Call to end ‘discrimination’ against pregnant teachers

Discrimination against pregnant teachers 'has been relentless throughout the pandemic', says NEU leader

Maternity rights: NEU teachers' union members have backed a call to end 'discrimination' against pregnant teachers

Britain’s biggest teaching union is to look at ways of campaigning for better maternity rights following a vote at its annual conference today.

A total of 99 per cent of delegates voted for a motion calling on the union’s national executive to “work with districts and branches to look for opportunities to  campaign for improved maternity rights and to ensure that  members’ statutory and negotiated rights are upheld”.

The union will now also carry out a survey of its women members on their experiences of being pregnant at work and their subsequent return.

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Geography teacher Daisy Maxwell, of Tower Hamlets NEU, said pregnancy and maternity issues were a major issue on the union’s advice line.

“Many women are forced to come back after six months when they’d rather have taken a year off because statutory maternity pay is so low,” she said.

Pregnant teachers 'routinely suffer discrimination'

Seconding the motion, Mary Kerr added: “This has been going on far too long. When I had my kids 30 years ago, it relied on the fact that I had a good headteacher as to whether I could get time off, and it shouldn’t be like that.”

The motion noted, among other issues, that:

  • Pregnant women and mothers “routinely” suffer discrimination, ill-treatment and unfair dismissal every year.
  • Women make up 74 per cent of the education workforce and have a range of contracts with different entitlements and rights.
  • Rates of statutory maternity pay, and maternity allowance, are “too low” and many members on supply contracts do not benefit from enhanced maternity pay.

The motion also calls on the NEU executive to:

  • Review guidance for women members on  pregnancy/maternity rights, including clear advice on health and safety, flexible working and job shares.
  • Carry out a national campaign to improve the knowledge and agency of women in relation to maternity/pregnancy rights.
  • Work with the charity Maternity Action to produce guidance specific to the education sector.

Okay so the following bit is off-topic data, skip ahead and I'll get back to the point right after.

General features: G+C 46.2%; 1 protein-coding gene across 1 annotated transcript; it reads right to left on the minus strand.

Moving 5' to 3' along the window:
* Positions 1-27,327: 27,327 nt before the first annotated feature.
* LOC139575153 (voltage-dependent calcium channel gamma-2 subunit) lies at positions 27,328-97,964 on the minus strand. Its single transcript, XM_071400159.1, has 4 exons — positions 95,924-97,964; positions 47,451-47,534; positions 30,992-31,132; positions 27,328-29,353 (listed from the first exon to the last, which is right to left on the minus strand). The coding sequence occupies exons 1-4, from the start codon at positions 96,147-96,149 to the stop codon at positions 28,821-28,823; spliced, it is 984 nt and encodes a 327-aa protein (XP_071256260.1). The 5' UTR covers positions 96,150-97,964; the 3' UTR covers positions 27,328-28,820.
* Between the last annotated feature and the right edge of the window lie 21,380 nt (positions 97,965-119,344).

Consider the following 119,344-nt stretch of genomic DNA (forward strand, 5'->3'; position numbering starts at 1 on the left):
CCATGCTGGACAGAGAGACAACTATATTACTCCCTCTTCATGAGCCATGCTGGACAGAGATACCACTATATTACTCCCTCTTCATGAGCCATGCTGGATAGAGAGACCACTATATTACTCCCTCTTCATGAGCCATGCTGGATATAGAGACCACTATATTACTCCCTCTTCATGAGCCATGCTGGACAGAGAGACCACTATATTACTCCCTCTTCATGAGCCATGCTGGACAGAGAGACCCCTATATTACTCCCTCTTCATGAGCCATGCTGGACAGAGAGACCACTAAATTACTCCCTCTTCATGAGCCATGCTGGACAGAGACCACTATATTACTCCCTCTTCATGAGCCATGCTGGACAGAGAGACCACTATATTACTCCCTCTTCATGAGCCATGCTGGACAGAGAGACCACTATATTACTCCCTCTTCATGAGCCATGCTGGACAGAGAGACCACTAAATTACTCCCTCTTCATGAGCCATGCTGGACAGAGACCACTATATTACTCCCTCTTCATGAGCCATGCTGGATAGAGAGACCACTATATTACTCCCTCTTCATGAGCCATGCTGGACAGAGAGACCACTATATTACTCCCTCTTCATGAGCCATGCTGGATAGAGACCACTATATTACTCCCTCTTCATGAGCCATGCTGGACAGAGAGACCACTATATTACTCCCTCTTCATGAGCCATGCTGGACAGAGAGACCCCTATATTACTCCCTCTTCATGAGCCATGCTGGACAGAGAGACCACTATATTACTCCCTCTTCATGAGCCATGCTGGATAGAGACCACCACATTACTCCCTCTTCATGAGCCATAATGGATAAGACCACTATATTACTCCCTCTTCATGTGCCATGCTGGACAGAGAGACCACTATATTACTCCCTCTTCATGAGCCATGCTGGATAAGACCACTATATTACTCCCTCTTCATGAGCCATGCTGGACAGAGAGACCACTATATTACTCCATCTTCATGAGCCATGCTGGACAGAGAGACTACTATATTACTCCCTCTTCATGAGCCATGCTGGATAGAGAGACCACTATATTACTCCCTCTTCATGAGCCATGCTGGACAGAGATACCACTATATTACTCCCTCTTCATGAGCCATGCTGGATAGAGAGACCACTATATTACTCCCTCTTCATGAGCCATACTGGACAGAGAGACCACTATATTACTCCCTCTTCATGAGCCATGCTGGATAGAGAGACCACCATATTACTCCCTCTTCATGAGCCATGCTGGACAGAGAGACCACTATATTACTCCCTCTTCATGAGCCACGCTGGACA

• Campaign for better scientific research relating to women to ensure that their needs are properly met in the provision of services and at work. 
  • Ensure that training of caseworkers, officers and reps specifically includes pregnancy/maternity rights.   

NEU joint general secretary Mary Bousted said: “The majority of education workers are women, but government data shows that men are quicker to progress in terms of their career and salary. Sexism and sexist biases, including pregnancy and maternity discrimination, mean that women in the education sector are losing out in status and pay. 

“This situation has worsened for all women in the education sector with the fragmentation of the education system. Whereas women and their line managers and employers once had access to clear, fair maternity policies, academisation has excluded many women from the workplace benefits negotiated by their trade unions.

“Discrimination against women who are pregnant and on or returning from maternity leave was increasing in the education sector, but it has been relentless throughout the pandemic. Risk assessments have not included the risks to pregnant women and their unborn babies. Women have been punished for taking time off related to their pregnancy. Employers have tried to force women to start their maternity leave early. Women returning from maternity leave have been denied flexible working, and breast-feeding women have been subjected to the most degrading treatment.

“These insidious trends need to change, to ensure women’s needs are properly met in the provision of services at work and to make work safe and discrimination-free for women who are pregnant on maternity leave or returning to work after having given birth.”  

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Dave Speck

Dave Speck is a reporter at Tes

Find me on Twitter @Specktator100

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